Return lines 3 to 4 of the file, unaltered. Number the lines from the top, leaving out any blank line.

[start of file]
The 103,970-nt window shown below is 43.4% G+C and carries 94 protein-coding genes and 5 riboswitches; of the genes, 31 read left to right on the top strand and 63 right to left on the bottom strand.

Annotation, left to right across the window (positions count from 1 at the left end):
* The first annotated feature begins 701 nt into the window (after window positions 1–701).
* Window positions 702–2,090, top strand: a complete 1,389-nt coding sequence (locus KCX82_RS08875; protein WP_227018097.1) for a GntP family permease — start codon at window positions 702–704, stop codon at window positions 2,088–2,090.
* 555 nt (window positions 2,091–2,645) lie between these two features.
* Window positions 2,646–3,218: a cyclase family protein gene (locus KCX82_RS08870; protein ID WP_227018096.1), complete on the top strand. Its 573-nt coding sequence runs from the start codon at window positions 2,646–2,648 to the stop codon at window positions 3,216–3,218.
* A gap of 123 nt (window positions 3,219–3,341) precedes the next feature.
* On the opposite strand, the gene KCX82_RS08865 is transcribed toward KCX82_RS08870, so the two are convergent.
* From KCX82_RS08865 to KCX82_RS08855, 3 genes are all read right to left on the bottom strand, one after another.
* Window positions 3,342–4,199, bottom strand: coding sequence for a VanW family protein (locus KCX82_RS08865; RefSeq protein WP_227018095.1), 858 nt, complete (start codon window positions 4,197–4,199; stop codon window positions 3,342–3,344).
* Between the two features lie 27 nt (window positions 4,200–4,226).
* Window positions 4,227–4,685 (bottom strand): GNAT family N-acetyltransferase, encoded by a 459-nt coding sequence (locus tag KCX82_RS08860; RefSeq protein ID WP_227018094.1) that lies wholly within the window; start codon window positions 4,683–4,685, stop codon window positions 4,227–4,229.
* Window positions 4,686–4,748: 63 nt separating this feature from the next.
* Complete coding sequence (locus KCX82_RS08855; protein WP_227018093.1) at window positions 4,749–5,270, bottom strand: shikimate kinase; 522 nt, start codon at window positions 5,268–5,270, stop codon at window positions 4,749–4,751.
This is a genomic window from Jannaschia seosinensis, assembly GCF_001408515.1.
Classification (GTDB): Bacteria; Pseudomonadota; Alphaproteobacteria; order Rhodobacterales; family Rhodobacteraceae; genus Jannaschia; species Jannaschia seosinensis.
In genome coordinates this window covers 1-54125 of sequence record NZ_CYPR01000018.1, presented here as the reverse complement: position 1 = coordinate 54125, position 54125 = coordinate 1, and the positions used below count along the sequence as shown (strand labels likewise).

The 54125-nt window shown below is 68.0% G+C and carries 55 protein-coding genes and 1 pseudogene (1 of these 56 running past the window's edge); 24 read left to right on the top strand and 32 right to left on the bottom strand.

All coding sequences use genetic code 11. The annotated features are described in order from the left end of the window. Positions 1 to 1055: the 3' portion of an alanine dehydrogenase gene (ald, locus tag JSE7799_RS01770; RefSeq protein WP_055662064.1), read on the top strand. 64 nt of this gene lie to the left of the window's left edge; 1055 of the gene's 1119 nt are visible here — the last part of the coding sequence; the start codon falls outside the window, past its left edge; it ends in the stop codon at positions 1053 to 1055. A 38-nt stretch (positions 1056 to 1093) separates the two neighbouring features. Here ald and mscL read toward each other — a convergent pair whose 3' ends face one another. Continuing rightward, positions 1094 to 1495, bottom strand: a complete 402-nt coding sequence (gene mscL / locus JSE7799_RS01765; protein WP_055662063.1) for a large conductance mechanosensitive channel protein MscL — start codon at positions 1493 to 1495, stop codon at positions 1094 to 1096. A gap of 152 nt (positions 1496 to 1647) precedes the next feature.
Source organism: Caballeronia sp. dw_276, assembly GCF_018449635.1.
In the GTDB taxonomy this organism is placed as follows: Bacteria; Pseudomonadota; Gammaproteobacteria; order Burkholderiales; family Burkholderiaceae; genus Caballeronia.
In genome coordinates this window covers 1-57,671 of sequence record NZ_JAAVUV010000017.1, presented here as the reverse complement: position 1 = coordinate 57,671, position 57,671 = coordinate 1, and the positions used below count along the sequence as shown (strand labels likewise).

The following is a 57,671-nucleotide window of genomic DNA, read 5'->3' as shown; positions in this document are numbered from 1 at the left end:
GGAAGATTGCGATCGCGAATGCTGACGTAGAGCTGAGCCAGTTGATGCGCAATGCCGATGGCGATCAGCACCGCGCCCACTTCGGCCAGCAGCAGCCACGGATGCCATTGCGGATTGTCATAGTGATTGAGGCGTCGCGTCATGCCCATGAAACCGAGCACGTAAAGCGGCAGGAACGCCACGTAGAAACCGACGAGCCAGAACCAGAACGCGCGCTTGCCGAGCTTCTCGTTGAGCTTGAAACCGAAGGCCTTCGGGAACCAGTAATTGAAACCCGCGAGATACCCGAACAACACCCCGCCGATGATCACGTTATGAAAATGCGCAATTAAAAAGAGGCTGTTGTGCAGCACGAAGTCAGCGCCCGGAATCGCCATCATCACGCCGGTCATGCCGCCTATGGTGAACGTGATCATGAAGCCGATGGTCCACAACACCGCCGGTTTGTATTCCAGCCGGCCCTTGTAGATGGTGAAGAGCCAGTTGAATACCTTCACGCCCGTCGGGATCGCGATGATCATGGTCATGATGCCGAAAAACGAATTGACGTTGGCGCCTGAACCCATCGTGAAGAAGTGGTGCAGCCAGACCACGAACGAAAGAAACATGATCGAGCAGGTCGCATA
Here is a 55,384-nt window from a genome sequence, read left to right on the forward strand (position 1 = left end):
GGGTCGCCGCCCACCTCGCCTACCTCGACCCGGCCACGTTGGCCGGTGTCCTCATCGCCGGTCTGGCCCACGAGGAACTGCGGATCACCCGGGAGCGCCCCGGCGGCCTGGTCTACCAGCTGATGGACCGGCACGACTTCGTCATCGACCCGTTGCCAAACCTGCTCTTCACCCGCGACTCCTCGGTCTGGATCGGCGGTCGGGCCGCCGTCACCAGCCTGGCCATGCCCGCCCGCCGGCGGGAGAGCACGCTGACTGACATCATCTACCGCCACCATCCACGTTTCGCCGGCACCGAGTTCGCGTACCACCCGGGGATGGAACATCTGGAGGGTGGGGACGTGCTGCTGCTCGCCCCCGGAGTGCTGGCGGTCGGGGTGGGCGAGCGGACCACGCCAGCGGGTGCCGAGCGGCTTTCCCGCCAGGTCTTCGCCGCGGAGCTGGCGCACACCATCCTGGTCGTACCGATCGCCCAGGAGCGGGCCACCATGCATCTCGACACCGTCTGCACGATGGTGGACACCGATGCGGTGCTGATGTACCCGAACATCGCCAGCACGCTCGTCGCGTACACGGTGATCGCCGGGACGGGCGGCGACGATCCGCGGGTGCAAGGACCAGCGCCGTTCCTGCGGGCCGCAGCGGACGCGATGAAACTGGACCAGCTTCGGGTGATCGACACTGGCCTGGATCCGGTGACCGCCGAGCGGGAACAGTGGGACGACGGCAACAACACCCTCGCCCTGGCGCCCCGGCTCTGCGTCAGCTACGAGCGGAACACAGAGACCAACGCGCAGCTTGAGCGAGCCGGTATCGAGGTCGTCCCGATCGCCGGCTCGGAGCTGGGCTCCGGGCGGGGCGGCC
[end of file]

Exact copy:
* The first annotated feature begins 701 nt into the window (after window positions 1–701).
* Window positions 702–2,090, top strand: a complete 1,389-nt coding sequence (locus KCX82_RS08875; protein WP_227018097.1) for a GntP family permease — start codon at window positions 702–704, stop codon at window positions 2,088–2,090.